TABLE OF CONTENTS April, 2016 | Vol. 21, No. 2
PANAMA CANAL FORUM
The Engineer as Lobbyist: John R. Freeman and the Hetch Hetchy Dam (1910–13) by Donald C. Jackson
Floods and Flood-mindedness in Early Colonial Australia by Grace Karskens
Gallery Editors’ Note by Finis Dunaway
The still life is a familiar genre of painting. Often depicting fruits, flowers, and household objects, still-life art emphasizes the careful arrangement and close study of commonplace items. In this issue’s Gallery essay, Raechel Lutz introduces readers to a rather unusual still life: a mural that adorned Food Building No. 3 at the 1939 New York World’s Fair. Rescuing this mural from history’s dustbin, Lutz explains how the artist Witold Gordon fused modernist abstraction with nutritional science to produce a complex and innovative portrayal of food. Lutz’s analysis moves from the scientific discovery of vitamins to the aesthetic influence of Paul Cézanne. She emphasizes both Gordon’s embrace of vitamin science—as represented by the mural’s “vitamin bubbles”—and his respect for the earthly roots of human sustenance. In looking at this forgotten image, she grapples with the shifting cultural meanings of food and demonstrates the value of broadening the conventional source base of environmental history.
Read the full Gallery Essay “Still Life with Vitamins: Art and Science at the 1939 New York World’s Fair” by Raechel Lutz
EDITOR’S DESK BY LISA M. BRADY
Issue 21.2 – April 2016
In 1963, noted British historian E. P. Thompson published The Making of the English Working Class, through which he sought “to rescue the poor stockinger, the Luddite cropper, the ‘obsolete’ hand-loom weaver, the ‘utopian’ artisan, and even the deluded follower of Joanna Southcott, from the enormous condescension of posterity” (p. 12). He intended to tell their stories, long overlooked or deemed unimportant, in order to gain a deeper and more complete understanding of the problems and consequences of the Industrial Revolution. His book has since become a classic, one that has inspired generations of scholars to uncover the untold, mis-told, or silenced elements of our past. Each of the articles in this issue follows in this tradition; each examines a new aspect of a familiar story, revealing a fuller view into their chosen subject and providing us with greater insight into larger trends in environmental history.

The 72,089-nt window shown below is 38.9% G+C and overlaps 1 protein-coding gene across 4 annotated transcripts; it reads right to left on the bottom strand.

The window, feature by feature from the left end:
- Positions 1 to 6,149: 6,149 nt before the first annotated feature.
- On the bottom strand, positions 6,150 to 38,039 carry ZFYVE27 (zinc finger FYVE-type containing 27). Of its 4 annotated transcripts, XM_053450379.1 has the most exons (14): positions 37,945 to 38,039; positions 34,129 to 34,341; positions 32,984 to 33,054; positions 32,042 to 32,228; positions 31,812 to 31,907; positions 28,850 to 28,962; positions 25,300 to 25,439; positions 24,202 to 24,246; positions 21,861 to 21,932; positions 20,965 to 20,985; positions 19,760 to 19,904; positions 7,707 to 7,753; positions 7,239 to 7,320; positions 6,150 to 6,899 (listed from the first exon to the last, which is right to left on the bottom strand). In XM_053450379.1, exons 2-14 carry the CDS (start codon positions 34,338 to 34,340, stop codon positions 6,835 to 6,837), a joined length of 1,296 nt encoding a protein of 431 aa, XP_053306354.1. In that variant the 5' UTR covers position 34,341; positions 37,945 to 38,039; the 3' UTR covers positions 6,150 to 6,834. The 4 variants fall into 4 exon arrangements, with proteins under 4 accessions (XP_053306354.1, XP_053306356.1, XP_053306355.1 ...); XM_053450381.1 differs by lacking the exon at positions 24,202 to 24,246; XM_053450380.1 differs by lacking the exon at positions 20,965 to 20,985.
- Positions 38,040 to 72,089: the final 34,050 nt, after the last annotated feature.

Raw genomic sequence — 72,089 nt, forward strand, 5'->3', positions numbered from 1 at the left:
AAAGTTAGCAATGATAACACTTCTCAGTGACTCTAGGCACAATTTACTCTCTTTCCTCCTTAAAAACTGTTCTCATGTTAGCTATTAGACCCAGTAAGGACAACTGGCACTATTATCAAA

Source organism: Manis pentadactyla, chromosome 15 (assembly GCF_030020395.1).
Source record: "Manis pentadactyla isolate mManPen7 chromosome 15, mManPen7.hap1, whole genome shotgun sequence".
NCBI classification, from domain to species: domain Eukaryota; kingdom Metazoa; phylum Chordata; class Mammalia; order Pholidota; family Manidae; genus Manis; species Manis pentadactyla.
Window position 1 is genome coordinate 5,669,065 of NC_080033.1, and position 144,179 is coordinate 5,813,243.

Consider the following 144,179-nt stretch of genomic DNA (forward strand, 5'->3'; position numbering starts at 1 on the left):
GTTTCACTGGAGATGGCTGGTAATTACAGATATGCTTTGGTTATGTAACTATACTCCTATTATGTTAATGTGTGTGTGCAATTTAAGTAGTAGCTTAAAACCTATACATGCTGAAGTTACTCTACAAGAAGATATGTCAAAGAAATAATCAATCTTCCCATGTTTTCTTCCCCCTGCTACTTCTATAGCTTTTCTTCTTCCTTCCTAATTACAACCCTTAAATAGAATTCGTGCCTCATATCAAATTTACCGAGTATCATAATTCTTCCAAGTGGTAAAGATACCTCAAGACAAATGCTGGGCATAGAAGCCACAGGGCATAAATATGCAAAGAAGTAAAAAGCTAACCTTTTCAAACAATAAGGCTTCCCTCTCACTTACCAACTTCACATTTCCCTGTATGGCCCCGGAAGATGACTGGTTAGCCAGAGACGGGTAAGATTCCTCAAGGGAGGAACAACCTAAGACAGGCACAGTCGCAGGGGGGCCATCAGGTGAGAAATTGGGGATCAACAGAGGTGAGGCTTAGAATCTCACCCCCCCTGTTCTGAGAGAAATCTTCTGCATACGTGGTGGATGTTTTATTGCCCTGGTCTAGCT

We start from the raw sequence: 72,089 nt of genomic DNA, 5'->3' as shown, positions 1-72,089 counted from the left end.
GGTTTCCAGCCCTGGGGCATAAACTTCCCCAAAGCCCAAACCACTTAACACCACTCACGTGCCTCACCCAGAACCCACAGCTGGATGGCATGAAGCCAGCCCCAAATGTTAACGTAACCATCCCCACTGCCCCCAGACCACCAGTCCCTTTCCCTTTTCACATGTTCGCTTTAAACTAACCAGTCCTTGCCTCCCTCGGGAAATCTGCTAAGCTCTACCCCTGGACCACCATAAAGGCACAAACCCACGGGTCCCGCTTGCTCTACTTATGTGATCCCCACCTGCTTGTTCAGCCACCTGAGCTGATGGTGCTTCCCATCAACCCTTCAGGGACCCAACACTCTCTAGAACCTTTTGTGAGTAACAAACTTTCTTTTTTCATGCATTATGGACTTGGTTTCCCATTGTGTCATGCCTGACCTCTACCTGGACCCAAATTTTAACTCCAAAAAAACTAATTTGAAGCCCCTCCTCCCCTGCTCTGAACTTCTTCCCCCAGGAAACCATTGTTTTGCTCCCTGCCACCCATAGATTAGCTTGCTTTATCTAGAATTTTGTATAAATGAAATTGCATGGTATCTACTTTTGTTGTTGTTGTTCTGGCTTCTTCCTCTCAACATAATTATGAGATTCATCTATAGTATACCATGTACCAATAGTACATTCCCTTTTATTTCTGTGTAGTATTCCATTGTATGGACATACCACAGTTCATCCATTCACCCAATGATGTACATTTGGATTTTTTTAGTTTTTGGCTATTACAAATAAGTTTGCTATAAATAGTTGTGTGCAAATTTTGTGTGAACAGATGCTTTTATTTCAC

We begin in Panama. There, just over a century ago, the United States celebrated the completion of one of its most ambitious engineering feats: a forty-eight-mile shipping lane consisting of a series of locks and artificial reservoirs. By flooding the Chagres River valley and channeling its water into a new configuration, the Panama Canal connected the Atlantic to the Pacific and transformed global commerce and local ecosystems. The canal’s history is well documented and analyzed, especially by those interested in its engineering, economic, and political implications; its environmental history, however, is yet to be fully explored. Collected in this issue’s Forum is a sampling of the excellent work being done to rectify this omission. Expertly curated by Ashley Carse and Christine Keiner, the essays in the Forum tackle issues ranging from efforts to document the region’s biodiversity to transformations in ecological systems and ecological science; from the dislocation of people and the erasure of their history to plans to expand the canal through nuclear detonations; and from battling disease to developing a tropical tourism industry. Together, the essays demonstrate how construction of the canal radically altered the region’s natural and social landscapes and changed our understanding and practice of ecological science. Moreover, as Carse and Keiner suggest in their introduction, the Forum authors “collectively show how the US Canal Zone, Republic of Panama, and the borderlands that separated them became ecological contact zones and important sites for imagining, understanding, and managing tropical environments transformed through human activity.”